Hopes crisis won’t spread

Hopes crisis won’t spread

After the shock of human life losses in Israel, the question is whether there is also a risk of a shock in the global economy. Economists are currently hesitant to give a definitive answer – for now, everyone agrees, the economic effects appear to be under control.

The issue is of course also of great interest to the Greek government, especially the Ministry of National Economy and Finance, which moves along the same line of analysis: relatively reassuring at the moment, but on the lookout for the future. 

As Michael Arghyrou, president of the ministry’s Council of Economic Advisers, says, neither Israel nor Gaza “are part of the global supply chain, as were Russia and Ukraine, which directly affected global energy and food markets. If this conflict stays local, no major international consequences are foreseen. So far market behavior shows this positive scenario is the prevailing one.”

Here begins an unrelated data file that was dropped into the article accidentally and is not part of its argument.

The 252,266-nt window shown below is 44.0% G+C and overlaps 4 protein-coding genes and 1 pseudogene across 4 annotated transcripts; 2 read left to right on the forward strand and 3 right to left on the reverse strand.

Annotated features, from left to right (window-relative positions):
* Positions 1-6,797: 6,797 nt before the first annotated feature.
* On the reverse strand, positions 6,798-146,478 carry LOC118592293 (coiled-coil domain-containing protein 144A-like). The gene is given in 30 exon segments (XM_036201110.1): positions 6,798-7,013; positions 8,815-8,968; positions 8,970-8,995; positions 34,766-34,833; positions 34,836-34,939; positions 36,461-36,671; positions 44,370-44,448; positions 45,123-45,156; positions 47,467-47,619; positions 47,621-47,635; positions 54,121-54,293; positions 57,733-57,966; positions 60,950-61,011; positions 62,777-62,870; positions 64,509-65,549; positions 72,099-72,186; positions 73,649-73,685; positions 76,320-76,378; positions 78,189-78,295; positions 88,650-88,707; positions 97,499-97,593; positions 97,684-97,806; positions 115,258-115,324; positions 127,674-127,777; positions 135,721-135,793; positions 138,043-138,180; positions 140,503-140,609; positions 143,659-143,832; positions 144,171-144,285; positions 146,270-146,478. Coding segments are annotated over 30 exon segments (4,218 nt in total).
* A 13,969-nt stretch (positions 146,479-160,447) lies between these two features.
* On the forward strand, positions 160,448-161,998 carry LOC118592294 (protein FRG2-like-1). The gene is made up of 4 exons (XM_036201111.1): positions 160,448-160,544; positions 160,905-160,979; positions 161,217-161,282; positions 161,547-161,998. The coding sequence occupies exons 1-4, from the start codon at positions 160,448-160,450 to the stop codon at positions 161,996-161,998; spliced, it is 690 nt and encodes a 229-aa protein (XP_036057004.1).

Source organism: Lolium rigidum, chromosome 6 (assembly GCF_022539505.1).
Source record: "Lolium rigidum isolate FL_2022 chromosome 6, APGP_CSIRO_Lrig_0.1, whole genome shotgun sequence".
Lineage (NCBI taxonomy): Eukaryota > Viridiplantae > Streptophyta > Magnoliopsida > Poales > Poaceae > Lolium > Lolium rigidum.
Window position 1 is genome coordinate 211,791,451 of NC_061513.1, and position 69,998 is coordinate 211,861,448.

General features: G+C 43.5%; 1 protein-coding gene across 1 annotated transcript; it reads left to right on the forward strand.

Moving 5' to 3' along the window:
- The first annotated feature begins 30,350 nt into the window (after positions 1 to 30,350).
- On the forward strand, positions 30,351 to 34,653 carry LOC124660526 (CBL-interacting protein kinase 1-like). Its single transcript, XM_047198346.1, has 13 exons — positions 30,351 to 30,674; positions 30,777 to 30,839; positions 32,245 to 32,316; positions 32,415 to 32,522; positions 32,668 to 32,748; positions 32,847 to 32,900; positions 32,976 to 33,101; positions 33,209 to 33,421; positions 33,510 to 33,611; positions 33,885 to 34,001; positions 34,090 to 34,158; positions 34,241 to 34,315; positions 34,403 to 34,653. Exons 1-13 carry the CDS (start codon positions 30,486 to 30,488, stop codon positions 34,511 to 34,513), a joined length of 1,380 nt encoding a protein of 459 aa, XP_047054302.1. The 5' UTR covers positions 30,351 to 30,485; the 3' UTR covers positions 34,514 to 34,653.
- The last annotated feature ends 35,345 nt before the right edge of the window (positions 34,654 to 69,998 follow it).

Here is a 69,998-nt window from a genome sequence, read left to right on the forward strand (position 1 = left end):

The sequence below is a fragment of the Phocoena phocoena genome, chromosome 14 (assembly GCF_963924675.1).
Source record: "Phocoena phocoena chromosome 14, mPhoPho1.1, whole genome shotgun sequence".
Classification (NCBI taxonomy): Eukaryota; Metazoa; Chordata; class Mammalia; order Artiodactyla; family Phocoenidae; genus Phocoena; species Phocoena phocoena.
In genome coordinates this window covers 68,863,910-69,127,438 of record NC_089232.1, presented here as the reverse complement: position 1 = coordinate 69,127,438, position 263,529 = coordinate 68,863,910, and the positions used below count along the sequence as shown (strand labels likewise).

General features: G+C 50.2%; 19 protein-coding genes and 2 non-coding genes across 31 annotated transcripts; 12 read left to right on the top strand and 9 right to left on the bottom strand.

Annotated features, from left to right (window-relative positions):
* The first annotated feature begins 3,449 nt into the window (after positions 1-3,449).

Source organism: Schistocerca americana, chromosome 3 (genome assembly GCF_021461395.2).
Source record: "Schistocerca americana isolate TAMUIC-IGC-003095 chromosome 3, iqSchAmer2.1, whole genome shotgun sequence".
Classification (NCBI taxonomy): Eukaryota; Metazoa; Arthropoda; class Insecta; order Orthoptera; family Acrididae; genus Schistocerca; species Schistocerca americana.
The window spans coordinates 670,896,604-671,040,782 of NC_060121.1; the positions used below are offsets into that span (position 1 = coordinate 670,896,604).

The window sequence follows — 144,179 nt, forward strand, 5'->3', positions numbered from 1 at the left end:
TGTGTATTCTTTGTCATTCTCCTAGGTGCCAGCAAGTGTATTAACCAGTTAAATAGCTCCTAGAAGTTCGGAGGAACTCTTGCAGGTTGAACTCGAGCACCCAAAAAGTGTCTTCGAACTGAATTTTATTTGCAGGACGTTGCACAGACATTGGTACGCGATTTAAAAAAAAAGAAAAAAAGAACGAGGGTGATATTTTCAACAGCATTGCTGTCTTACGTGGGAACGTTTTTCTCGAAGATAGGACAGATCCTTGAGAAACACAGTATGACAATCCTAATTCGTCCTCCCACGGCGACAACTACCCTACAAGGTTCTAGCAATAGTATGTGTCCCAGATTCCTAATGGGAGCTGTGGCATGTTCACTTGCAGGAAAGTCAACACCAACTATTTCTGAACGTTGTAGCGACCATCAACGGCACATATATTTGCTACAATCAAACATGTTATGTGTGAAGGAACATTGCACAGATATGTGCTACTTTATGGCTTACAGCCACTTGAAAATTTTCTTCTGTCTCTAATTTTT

“The question is whether the conflict will evolve into a geopolitical crisis, heightening uncertainty, which could lead to a rise in oil prices and inflation, with consequent hikes in risk premiums and international interest rates. However, if the geopolitical crisis ends quickly, its effects will not last,” he notes.

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